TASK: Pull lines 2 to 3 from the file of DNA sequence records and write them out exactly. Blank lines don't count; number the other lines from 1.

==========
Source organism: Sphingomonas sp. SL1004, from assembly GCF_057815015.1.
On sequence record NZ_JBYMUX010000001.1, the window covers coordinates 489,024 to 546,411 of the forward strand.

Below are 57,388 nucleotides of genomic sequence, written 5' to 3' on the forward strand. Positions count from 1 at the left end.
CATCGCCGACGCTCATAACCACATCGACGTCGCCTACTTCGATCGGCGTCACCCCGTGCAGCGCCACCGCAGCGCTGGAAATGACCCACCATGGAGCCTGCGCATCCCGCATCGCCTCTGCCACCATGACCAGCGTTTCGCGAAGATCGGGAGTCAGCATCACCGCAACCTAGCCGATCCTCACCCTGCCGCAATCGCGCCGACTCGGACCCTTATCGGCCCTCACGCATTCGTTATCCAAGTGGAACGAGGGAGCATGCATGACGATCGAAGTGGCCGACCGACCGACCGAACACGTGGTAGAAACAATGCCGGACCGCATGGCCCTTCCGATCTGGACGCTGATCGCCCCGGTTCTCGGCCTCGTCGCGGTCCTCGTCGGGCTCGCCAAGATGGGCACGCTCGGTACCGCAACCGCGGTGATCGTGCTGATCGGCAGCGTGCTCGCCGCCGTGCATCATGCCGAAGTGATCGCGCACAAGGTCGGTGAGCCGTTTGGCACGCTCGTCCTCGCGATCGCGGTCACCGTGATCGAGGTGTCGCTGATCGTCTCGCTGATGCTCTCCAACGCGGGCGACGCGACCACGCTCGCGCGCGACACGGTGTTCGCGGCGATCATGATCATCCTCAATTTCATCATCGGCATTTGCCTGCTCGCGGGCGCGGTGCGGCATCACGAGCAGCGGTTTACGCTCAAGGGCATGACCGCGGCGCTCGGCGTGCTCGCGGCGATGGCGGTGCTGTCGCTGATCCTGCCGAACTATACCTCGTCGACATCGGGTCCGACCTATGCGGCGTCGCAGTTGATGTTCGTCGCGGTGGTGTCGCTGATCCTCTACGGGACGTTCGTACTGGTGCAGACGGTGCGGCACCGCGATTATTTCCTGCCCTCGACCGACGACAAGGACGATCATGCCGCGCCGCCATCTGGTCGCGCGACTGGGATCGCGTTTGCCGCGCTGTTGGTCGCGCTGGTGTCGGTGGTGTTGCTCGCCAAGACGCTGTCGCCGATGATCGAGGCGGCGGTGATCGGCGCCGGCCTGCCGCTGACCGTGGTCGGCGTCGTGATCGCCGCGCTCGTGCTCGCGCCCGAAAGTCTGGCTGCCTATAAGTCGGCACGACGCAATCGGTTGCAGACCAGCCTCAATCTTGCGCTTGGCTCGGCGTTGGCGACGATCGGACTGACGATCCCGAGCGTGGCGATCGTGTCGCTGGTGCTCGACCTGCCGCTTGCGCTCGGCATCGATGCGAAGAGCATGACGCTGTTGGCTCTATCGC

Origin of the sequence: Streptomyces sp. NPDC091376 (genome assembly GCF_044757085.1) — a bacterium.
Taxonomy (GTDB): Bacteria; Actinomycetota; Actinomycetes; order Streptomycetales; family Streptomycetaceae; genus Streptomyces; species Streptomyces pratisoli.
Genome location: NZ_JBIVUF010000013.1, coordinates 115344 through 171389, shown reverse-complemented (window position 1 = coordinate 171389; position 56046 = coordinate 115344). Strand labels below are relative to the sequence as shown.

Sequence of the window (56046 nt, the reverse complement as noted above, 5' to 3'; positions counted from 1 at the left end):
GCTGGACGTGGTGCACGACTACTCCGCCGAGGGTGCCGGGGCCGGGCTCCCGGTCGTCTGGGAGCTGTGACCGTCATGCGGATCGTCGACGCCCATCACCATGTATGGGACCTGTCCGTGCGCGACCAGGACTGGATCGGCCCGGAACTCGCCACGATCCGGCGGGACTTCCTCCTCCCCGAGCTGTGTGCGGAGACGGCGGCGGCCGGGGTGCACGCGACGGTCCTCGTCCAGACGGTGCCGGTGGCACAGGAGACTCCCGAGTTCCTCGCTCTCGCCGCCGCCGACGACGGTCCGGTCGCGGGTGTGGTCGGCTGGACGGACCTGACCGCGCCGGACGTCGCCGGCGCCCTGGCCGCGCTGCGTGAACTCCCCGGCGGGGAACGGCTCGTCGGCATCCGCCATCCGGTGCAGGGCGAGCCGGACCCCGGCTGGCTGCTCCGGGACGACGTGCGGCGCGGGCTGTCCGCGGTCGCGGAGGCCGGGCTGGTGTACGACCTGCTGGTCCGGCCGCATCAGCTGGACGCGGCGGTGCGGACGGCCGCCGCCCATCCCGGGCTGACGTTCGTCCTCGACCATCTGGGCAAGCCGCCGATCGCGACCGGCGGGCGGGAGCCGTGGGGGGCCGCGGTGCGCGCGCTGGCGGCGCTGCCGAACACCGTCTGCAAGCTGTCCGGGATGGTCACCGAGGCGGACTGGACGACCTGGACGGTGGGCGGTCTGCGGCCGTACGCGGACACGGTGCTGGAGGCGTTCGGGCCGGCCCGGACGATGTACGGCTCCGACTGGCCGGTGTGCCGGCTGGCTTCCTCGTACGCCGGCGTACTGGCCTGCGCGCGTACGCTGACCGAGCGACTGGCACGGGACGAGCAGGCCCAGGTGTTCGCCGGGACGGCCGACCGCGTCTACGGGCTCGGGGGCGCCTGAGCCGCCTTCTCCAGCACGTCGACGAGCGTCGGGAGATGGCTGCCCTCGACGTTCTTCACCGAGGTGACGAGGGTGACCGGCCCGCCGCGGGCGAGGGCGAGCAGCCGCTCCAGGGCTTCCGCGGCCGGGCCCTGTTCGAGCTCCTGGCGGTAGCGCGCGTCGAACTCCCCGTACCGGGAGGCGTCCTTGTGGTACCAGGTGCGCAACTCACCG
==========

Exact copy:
On sequence record NZ_JBYMUX010000001.1, the window covers coordinates 489,024 to 546,411 of the forward strand.

Below are 57,388 nucleotides of genomic sequence, written 5' to 3' on the forward strand. Positions count from 1 at the left end.